Tuesday, February 12, 2013

HATER: The Playwright

Jean-Baptise Poquelin was born in 1622 to a prominent Parisian family. His father was the King’s upholsterer. As a young man he set up a theatrical troupe that performed in an abandoned tennis court. After a couple of years the troupe went bankrupt, and Jean-Baptise, unable to pay its debts, was sent to prison. When his father paid what he owed and got him out, he disappeared forever.

 In fact he became an actor touring the French provinces, under the stage name of Moliere.

 As Moliere, he acted in French provincial towns for the next 13 years. While based in Lyon, he was fascinated by companies from Italy performing Commedia dell’Arte.

 He returned to Paris in 1658, where court theatre was strictly formal and based on classical models. But he had the good fortune to arrive early in the reign of a new King who liked to laugh. With the patronage of the Duke of Orleans, Moliere brought his new company to perform before the king. The classical tragedy performed first was received politely. But the farce that Moliere staged next was the hit of the evening.

 Thanks in part to the funnybone of King Louis XIV, Moliere survived and triumphed with his comedies, though they were always controversial for their satirical attacks on Parisian pretensions. His mocked the hypocrisy of marriage in The School for Husbands and The School for Wives. He took on clerical and upper class hypocrisy in Tartuffe (which was banned for a time) and the pretensions of medicine in The Doctor Despite Himself. The amoral morass of the wealthy upper class was his target in The Miser.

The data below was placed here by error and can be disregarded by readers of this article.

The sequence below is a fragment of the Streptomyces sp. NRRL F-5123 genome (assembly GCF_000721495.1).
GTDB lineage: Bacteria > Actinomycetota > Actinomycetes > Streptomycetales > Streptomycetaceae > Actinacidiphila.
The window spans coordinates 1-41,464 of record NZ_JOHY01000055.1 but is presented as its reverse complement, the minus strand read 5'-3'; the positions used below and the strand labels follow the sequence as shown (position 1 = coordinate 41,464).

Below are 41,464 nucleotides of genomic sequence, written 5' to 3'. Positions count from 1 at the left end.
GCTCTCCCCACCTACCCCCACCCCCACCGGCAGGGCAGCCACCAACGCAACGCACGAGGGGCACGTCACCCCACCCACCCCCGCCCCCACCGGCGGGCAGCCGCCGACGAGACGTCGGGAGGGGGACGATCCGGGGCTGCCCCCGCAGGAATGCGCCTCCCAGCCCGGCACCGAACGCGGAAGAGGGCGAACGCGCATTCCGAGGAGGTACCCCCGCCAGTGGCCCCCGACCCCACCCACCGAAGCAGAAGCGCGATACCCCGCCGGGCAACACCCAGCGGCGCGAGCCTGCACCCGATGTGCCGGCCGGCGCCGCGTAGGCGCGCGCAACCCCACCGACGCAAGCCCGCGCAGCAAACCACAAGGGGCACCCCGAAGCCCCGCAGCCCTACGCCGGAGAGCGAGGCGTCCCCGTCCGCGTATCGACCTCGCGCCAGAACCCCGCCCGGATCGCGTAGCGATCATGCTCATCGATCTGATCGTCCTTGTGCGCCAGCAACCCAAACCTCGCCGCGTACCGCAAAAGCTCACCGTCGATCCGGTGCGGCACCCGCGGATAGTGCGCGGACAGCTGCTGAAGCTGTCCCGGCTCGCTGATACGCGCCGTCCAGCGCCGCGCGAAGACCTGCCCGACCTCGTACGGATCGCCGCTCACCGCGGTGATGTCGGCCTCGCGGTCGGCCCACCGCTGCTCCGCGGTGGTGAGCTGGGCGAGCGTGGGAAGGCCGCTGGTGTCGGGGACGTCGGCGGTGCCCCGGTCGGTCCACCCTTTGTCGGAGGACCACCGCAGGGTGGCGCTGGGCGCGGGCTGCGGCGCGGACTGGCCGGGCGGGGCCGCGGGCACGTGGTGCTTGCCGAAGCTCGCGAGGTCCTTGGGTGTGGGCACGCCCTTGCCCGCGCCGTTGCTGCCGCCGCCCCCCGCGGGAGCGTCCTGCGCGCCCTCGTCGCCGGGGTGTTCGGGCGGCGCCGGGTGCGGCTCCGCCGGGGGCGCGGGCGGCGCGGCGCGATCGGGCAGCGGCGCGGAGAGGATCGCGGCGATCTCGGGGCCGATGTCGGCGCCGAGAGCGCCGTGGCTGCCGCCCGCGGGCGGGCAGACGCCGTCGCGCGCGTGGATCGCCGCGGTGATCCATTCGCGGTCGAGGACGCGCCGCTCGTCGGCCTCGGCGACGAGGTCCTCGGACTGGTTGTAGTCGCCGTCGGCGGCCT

During his 14 years in Paris, Moliere often acted in his own plays. In 1673, he starred in the Imaginary Invalid about a hypochondriac, and performed his famous coughing fits. But this time they were real. After coughing up blood on stage, he finished the performance, but died later that night. He was a victim of pulmonary tuberculosis, perhaps contracted when he was imprisoned as a young man. He was 51.

 Moliere wrote and produced The Misanthrope in 1666. Widely considered his best play, this first production was a commercial failure. It is known as a departure from farces (and Commedia dell’Arte) that depend on stock characters and action. The story progresses by the revelation of character and off-stage events rather than disguises and mistaken identities, comic coincidences and confrontations, and other conventions.

 “Misanthrope”—from the Greek words meaning “one who hates mankind”—was a fairly new word in Moliere’s time (its use dates from 1650.) In Moliere’s play, Alceste is cursed by the inability to say anything other than what he actually thinks and feels. Does this make him a fool or a hero?  French philosopher Jean-Jacques Rousseau felt he was a hero, and complained that he was always played as a fool.

 Should Alceste be admired for his honesty and perceptiveness? Or should he be mocked for being unrealistic, narcissistic and impractical? That the play offers evidence for both points of view is perhaps one reason it has endured.

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